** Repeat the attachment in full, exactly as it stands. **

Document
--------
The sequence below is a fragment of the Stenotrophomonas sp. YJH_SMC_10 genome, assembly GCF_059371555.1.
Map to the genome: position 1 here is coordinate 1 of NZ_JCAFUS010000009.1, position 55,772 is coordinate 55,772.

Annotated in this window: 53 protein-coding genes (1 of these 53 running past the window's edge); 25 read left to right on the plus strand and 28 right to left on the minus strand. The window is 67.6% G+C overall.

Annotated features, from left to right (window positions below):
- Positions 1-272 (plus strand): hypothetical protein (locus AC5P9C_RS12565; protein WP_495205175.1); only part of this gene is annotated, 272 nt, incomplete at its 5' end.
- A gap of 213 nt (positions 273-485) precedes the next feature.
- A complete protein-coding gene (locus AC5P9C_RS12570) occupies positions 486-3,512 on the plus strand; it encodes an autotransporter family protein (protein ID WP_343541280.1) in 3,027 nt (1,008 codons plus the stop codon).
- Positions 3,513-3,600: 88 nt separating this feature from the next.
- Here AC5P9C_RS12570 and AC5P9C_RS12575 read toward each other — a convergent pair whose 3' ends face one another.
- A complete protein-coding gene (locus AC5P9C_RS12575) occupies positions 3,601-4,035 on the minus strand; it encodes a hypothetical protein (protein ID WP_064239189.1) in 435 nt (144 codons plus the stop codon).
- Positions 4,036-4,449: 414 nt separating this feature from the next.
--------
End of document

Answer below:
The sequence below is a fragment of the Stenotrophomonas sp. YJH_SMC_10 genome, assembly GCF_059371555.1.
Map to the genome: position 1 here is coordinate 1 of NZ_JCAFUS010000009.1, position 55,772 is coordinate 55,772.

Annotated in this window: 53 protein-coding genes (1 of these 53 running past the window's edge); 25 read left to right on the plus strand and 28 right to left on the minus strand. The window is 67.6% G+C overall.

Annotated features, from left to right (window positions below):
- Positions 1-272 (plus strand): hypothetical protein (locus AC5P9C_RS12565; protein WP_495205175.1); only part of this gene is annotated, 272 nt, incomplete at its 5' end.
- A gap of 213 nt (positions 273-485) precedes the next feature.
- A complete protein-coding gene (locus AC5P9C_RS12570) occupies positions 486-3,512 on the plus strand; it encodes an autotransporter family protein (protein ID WP_343541280.1) in 3,027 nt (1,008 codons plus the stop codon).
- Positions 3,513-3,600: 88 nt separating this feature from the next.
- Here AC5P9C_RS12570 and AC5P9C_RS12575 read toward each other — a convergent pair whose 3' ends face one another.
- A complete protein-coding gene (locus AC5P9C_RS12575) occupies positions 3,601-4,035 on the minus strand; it encodes a hypothetical protein (protein ID WP_064239189.1) in 435 nt (144 codons plus the stop codon).
- Positions 4,036-4,449: 414 nt separating this feature from the next.